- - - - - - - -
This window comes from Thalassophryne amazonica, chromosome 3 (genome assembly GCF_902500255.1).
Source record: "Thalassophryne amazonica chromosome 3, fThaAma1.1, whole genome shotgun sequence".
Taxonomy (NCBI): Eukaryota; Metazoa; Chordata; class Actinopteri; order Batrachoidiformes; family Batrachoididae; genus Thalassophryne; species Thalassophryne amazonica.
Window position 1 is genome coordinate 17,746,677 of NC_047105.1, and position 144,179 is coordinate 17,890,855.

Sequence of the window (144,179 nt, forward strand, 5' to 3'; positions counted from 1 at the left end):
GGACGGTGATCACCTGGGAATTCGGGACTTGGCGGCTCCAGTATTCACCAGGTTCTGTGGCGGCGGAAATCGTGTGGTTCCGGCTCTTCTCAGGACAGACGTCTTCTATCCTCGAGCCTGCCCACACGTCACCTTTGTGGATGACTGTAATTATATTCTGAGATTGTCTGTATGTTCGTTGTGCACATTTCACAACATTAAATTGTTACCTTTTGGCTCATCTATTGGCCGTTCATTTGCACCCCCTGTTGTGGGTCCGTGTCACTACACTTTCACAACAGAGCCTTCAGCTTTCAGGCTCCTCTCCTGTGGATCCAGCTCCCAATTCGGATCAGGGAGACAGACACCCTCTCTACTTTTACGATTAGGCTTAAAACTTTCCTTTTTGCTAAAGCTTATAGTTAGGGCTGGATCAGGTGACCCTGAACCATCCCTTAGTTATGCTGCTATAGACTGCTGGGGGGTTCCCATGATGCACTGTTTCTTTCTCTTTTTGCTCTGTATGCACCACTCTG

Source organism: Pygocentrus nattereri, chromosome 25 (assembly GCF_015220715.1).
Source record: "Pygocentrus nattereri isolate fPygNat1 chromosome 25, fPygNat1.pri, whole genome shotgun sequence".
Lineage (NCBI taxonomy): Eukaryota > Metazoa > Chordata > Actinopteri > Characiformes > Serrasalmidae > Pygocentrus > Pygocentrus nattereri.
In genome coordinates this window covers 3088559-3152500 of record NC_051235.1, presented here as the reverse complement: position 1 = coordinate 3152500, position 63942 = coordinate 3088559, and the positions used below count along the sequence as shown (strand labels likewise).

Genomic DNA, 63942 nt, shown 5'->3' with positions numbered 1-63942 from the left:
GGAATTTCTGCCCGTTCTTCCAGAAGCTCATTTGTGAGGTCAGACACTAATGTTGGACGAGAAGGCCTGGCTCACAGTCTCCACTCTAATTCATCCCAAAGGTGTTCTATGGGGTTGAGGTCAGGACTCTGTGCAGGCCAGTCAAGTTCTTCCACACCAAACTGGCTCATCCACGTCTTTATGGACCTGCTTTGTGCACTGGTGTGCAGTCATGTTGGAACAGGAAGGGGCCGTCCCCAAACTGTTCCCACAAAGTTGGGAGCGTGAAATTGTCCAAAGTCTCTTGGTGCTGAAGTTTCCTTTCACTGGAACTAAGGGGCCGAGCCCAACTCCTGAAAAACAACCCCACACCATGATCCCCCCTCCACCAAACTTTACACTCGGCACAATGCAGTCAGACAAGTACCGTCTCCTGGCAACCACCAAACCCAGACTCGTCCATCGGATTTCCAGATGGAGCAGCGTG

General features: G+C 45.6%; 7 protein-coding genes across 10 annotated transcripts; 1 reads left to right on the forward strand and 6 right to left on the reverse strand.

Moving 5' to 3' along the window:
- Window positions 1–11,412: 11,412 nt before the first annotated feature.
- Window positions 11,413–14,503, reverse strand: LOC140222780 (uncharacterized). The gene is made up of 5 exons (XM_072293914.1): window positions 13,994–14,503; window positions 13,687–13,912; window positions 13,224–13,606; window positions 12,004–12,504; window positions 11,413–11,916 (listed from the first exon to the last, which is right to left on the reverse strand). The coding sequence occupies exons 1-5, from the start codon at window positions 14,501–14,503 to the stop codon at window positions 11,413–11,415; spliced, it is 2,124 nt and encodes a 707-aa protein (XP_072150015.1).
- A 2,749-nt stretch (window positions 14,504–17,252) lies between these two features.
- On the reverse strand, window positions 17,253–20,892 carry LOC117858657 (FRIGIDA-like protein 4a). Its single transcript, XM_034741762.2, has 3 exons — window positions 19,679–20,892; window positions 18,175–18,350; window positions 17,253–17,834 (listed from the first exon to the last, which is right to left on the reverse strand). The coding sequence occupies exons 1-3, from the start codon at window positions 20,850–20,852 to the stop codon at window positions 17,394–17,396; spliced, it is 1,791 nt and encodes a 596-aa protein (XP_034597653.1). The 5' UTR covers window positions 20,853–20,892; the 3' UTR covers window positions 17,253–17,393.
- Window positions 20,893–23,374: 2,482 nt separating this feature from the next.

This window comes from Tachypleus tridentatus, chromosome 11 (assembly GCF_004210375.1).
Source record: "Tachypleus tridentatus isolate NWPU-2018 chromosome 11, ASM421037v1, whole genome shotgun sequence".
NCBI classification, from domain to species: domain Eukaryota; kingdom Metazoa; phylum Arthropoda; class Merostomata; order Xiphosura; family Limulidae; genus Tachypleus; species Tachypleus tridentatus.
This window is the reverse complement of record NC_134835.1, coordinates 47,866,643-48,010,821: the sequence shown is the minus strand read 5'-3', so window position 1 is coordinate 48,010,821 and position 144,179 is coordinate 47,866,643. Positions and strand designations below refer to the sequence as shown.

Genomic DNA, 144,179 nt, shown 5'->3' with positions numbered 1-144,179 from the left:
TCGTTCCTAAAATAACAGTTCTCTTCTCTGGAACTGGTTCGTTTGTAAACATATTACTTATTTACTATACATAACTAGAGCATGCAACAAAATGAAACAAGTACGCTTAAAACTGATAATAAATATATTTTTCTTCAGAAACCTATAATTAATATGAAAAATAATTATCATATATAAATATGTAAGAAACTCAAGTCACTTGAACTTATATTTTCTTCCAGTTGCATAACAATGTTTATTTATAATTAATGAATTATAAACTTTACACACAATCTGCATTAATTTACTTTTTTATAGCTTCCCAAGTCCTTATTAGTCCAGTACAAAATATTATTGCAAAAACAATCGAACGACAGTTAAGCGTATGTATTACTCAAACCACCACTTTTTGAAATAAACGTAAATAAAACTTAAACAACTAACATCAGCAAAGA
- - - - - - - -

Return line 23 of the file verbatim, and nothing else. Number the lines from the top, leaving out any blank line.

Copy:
This window is the reverse complement of record NC_134835.1, coordinates 47,866,643-48,010,821: the sequence shown is the minus strand read 5'-3', so window position 1 is coordinate 48,010,821 and position 144,179 is coordinate 47,866,643. Positions and strand designations below refer to the sequence as shown.